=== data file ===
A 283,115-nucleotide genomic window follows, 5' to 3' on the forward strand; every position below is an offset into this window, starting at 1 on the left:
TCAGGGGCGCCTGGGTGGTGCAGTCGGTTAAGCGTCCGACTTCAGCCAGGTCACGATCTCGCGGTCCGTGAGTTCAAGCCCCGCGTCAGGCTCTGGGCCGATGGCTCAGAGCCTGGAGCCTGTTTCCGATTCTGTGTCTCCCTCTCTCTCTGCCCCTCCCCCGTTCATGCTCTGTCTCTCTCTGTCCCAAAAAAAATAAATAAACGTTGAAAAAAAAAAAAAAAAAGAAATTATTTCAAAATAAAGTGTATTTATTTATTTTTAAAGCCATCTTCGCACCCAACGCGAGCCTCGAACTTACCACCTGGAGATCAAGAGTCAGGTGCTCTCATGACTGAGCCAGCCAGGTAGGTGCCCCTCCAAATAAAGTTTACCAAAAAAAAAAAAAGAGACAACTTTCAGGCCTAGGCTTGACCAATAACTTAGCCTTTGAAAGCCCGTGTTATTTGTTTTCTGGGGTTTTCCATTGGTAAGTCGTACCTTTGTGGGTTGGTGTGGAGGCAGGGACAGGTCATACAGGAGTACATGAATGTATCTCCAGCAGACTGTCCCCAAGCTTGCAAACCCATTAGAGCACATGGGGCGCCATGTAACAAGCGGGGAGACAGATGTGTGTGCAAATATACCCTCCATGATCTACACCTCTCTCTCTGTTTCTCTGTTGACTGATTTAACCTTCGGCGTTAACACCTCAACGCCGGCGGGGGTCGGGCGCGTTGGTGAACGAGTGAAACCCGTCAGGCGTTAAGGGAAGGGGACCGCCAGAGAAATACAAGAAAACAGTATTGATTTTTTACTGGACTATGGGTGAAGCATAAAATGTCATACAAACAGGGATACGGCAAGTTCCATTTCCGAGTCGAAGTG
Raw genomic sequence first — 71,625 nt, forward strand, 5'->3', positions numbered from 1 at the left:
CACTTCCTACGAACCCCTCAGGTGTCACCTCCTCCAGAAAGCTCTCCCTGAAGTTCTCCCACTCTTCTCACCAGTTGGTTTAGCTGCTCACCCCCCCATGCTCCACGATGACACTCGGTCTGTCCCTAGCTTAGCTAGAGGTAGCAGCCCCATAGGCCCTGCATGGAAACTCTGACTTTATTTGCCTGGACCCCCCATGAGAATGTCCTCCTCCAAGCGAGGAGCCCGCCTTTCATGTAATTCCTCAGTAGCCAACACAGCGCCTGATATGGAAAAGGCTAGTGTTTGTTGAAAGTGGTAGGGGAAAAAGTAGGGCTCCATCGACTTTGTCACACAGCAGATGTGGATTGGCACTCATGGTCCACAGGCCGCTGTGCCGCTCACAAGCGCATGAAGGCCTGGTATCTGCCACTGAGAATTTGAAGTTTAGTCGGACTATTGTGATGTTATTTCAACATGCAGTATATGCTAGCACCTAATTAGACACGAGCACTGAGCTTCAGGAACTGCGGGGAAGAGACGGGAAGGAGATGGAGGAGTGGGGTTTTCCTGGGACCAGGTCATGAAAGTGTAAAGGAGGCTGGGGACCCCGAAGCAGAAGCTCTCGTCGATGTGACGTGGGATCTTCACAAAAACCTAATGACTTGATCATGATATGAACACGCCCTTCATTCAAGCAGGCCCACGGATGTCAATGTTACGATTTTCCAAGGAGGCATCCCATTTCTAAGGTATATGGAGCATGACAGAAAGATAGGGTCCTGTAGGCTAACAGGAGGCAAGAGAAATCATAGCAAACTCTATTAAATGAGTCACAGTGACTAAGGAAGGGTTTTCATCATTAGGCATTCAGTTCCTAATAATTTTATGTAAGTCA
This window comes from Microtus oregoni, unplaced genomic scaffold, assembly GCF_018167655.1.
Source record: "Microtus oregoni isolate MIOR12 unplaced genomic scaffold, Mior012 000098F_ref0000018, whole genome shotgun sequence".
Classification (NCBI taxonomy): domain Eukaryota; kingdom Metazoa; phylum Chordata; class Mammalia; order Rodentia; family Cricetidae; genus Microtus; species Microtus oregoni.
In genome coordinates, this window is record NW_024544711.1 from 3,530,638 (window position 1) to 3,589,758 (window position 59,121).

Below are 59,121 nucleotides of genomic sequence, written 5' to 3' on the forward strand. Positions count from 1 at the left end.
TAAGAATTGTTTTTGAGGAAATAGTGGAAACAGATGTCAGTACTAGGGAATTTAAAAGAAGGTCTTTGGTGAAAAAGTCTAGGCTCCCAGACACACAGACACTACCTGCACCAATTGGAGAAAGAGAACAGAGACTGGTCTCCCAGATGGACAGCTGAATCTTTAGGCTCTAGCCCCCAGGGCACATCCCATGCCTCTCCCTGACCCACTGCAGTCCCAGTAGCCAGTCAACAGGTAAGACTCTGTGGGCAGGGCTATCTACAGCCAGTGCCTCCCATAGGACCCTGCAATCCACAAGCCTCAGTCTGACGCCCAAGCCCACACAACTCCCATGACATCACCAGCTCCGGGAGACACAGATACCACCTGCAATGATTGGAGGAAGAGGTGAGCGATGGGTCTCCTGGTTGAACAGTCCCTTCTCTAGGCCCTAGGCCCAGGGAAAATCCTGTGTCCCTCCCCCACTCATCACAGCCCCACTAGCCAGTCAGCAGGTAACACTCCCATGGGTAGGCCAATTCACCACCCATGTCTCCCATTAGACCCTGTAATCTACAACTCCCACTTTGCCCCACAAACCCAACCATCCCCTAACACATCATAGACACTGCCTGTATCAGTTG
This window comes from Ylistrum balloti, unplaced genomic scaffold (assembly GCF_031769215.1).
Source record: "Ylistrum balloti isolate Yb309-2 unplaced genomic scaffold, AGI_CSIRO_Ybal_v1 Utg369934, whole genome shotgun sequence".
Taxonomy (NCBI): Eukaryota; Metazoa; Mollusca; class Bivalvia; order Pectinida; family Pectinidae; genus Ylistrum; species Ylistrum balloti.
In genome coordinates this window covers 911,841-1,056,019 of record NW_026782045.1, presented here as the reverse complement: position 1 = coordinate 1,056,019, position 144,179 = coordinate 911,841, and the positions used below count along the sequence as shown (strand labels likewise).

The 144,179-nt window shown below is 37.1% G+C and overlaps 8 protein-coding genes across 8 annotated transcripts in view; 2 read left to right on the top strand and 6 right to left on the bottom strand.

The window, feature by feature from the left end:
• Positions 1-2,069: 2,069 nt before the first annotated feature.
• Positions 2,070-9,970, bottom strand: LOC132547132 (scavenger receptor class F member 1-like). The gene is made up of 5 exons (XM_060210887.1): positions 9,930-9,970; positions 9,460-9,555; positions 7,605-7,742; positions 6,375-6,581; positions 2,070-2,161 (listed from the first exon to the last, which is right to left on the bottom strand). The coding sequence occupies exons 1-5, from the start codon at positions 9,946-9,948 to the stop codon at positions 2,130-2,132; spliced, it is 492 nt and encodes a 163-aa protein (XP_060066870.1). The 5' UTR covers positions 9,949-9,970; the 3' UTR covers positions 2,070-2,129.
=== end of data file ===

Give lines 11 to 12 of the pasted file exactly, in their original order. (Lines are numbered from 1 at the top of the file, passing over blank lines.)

This window comes from Ylistrum balloti, unplaced genomic scaffold (assembly GCF_031769215.1).
Source record: "Ylistrum balloti isolate Yb309-2 unplaced genomic scaffold, AGI_CSIRO_Ybal_v1 Utg369934, whole genome shotgun sequence".